2 Exercises to Improve the Height of Your Leg Extension

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So we all want higher leg extension. Don’t I know it! So we stretch and stretch until we can’t stretch anymore, and yet, when we lift our legs at the barre, we still can’t get it as high as we want it. So what do we need to do to increase our extension? Here’s how to really get that leg high and your spirits higher when it comes to extensions:

Side note: Any exercises done to improve leg strength and flexibility should also be supplemented by exercises that strengthen the abdomen and pelvis. Leg strength alone isn’t enough without a strong core and stable pelvis.

Strength: So as you may or may not know, strong quadriceps (the muscles in the fronts of the thighs) are necessary to get your leg up to about 90 degrees, but to get your leg higher, the muscles in the back are the ones that need to be used. In particular, the muscle that connects the spine to the thigh (called the iliopsoas or hip flexors) which is located behind your abdominal muscles and controls the movements of the hip joint. ?So if you can’t get your extension ?above 90 degrees, i?t’s probably this muscle that you’ll want to strengthen. ?H?ow do you do it?

Place your foot onto a high barre (or high counter/surface in your house).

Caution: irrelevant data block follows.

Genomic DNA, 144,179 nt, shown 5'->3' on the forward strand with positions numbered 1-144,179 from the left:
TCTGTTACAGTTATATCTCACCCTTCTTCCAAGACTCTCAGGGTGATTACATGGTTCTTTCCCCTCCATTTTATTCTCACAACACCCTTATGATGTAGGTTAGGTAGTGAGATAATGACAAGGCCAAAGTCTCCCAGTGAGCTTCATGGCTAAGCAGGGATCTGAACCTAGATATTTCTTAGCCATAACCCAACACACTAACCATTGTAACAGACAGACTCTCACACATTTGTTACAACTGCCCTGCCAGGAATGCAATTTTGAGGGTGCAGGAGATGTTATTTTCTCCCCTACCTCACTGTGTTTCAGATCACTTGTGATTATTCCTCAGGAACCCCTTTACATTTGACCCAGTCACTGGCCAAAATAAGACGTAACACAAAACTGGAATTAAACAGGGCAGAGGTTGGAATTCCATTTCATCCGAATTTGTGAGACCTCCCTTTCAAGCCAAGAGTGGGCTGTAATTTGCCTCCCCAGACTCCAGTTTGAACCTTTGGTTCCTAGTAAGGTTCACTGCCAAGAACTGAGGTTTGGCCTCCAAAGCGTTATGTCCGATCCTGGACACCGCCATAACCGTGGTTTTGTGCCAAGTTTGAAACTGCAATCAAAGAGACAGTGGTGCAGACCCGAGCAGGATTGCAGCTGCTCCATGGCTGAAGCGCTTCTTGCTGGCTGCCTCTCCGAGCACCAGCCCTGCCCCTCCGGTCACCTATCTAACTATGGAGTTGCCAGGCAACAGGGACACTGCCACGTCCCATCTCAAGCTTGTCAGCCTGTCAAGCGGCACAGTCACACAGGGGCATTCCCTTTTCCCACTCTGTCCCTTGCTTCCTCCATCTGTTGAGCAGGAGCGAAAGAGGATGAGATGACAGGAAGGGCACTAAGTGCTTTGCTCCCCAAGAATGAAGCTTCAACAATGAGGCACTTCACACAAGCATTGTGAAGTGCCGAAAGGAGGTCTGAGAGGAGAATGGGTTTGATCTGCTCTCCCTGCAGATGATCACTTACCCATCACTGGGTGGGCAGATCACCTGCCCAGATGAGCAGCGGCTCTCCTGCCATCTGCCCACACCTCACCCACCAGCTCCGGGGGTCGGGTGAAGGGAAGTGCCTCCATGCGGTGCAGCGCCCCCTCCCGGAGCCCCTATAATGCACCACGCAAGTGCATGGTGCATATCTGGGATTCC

Using the muscles underneath (be sure not to use those quads!), raise your leg off the barre. Make sure to keep that leg turned out and your supporting leg straight!
Concentrate on those muscles under your hip and spine, make sure they are engaged, and try to lift your leg even higher.
Hold your leg there for a few seconds and then relax.
Repeat.
Understand that it will take time and hard work to increase the height of your extension. Try to push yourself beyond your comfort zone to achieve results.
Flexibility: Sometimes these hip flexors become stressed and tight since they continuously work to support the body (which can prevent your potential for your highest leg extensions), so along with the above strengthening exercise, here is a stretching exercise to practice as well:

This should be done in three sets of ten repetitions on both legs. Try to do these three times a week.

Sit in a long sit position with your back straight and both legs extended frontwards.
Lean back on your hands
Turn one leg out with the knee slightly bent like a front attitude.
Keep the other leg bent with your foot flat on the floor.
Lift the leg in attitude slowly and then bring it back down again, in three sets of ten repetitions.
You want to use your quads as little as possible and really work the hip flexors.
Another side note: When it comes to extensions, dynamic stretching (actively moving a joint through the range of motion where the end position is not held) is always preferable to static stretching (holding a stretch with no movement). Why? The hip is a ball and socket joint, so it needs to be stretched in the round in a range of motion (for example from devant to a la seconde to derriere and back again). While doing splits in every direction is great and all, you need to have mobility in the round, not just straight line flexibility.

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